...turns out to be a modestly inventive and involving variation on a standard-issue sci-fi doomsday scenario.
—Joe Leydon Variety
Capable and compelling performers like Hirsch and Thirlby seem left to their own devices to make some connection with the material. The idea of semi-invisible aliens, an unseen enemy, should mean the film has a lingering sense of paranoid abstraction (not unlike "Right at Your Door"), but Darkest Hour never gets beyond rote efficiency.
—Mark Olsen Los Angeles Times
—John DeFore Hollywood Reporter
You should be rooting for the humans, but you might as well be rooting for the blobs. Most likely, though, you'll just be rooting for the credits.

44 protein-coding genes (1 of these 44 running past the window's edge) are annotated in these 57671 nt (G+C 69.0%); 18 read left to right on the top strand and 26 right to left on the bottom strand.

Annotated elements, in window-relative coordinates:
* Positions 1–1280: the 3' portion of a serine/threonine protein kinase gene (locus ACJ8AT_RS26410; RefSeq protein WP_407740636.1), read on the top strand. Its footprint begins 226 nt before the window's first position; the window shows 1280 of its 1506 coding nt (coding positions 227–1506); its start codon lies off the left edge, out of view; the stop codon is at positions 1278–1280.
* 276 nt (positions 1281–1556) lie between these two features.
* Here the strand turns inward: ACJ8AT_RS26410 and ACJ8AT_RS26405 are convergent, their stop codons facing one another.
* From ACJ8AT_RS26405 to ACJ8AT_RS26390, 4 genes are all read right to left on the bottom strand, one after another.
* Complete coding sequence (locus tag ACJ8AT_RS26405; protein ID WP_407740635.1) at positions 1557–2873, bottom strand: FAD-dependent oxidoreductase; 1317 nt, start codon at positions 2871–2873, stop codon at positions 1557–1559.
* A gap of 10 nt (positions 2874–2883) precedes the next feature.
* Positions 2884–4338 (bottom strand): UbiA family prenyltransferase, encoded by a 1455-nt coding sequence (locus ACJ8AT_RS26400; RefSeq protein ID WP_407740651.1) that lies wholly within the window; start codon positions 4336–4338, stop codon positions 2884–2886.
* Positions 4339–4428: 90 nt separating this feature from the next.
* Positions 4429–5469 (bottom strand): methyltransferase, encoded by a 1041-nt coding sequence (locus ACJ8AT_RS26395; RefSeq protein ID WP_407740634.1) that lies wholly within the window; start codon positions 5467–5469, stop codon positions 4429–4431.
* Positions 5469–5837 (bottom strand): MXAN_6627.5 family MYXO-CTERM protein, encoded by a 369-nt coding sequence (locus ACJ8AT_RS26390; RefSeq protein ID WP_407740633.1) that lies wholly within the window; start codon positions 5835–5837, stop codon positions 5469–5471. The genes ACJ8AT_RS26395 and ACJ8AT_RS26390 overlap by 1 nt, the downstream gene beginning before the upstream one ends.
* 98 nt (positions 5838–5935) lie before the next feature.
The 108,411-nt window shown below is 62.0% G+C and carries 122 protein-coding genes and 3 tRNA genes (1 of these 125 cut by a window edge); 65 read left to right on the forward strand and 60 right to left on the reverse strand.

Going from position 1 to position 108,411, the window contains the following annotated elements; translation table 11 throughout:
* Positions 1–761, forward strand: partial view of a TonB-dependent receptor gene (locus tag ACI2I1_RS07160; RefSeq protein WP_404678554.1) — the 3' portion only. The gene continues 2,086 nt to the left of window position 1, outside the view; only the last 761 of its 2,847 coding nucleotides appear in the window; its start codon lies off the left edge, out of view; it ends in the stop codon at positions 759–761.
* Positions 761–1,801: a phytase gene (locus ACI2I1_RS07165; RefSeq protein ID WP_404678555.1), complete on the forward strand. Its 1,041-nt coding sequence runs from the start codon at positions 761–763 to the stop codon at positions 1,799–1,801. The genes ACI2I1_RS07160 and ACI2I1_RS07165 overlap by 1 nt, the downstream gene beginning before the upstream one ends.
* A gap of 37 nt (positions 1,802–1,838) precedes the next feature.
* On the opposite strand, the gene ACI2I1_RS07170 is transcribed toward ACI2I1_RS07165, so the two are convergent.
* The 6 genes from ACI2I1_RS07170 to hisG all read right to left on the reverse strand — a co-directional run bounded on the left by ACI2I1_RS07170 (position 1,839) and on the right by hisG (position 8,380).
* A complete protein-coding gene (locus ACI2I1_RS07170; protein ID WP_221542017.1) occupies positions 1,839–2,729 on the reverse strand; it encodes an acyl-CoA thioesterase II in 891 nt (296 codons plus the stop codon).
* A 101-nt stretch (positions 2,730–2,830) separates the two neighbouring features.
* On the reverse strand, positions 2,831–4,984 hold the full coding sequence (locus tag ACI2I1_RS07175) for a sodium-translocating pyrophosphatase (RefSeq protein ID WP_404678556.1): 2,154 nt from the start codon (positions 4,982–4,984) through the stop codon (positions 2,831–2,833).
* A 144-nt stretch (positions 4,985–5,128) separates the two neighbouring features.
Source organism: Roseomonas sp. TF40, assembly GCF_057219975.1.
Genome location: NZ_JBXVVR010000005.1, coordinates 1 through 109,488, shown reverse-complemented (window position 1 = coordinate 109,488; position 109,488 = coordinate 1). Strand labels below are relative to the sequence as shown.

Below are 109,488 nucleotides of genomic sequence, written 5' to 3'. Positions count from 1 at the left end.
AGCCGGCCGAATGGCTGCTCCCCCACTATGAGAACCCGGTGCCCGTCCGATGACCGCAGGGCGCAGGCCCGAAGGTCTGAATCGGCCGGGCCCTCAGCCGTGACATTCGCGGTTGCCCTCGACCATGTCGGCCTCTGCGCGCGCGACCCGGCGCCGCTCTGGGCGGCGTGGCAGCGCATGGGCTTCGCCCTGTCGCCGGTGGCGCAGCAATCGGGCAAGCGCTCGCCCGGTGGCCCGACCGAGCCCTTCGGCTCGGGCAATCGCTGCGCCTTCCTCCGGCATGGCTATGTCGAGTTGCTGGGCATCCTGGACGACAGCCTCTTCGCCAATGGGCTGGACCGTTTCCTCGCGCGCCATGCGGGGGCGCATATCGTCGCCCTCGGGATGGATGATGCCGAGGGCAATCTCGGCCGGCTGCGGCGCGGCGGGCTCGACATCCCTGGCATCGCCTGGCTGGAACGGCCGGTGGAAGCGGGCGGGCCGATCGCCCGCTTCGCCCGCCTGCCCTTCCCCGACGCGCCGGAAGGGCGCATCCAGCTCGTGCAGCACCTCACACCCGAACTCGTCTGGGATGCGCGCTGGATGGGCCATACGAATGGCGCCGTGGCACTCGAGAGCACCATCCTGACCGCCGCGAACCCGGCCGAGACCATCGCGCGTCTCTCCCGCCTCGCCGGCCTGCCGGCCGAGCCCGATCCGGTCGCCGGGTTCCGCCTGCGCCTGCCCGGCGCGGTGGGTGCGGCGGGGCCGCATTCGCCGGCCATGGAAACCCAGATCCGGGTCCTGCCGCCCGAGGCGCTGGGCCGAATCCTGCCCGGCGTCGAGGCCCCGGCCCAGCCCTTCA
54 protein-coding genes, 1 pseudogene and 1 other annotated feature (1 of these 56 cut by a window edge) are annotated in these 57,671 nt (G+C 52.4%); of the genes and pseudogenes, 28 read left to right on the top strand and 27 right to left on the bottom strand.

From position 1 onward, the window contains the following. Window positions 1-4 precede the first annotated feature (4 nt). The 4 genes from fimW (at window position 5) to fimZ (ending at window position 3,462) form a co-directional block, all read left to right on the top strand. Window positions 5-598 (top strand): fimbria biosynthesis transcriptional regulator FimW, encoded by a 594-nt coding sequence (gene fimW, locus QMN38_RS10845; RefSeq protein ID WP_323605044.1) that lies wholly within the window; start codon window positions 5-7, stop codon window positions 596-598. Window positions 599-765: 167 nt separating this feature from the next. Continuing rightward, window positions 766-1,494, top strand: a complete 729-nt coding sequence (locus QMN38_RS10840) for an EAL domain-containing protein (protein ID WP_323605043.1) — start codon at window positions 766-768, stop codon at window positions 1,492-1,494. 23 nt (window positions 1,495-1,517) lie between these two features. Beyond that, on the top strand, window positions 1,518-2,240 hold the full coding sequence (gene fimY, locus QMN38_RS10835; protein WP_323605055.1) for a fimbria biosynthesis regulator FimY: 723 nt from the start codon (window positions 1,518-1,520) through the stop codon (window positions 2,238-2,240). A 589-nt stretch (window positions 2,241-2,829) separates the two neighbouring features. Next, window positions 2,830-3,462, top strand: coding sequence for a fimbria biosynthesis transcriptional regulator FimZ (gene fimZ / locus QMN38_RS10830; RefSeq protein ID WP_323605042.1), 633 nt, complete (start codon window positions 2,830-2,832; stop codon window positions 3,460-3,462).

—Keith Staskiewicz Entertainment Weekly
Really, how slovenly is it to use invisible aliens? If you're going to tease us with nothing but pinwheels of light for three-quarters of the film, you'd better have one heck of a reveal up your sleeve.
—Jeannette Catsoulis New York Times
Not since Mark Wahlberg trembled in fear beside a menacing houseplant in The Happening has a film tried to provoke terror with such an unlikely object of menace.
—Nathan Rabin Onion AV Club
In a year-end season stacked deep with worthwhile films, what possible incentive could there be for submitting to The Darkest Hour's utter pointlessness?
—Budd Wilkins Slant Magazine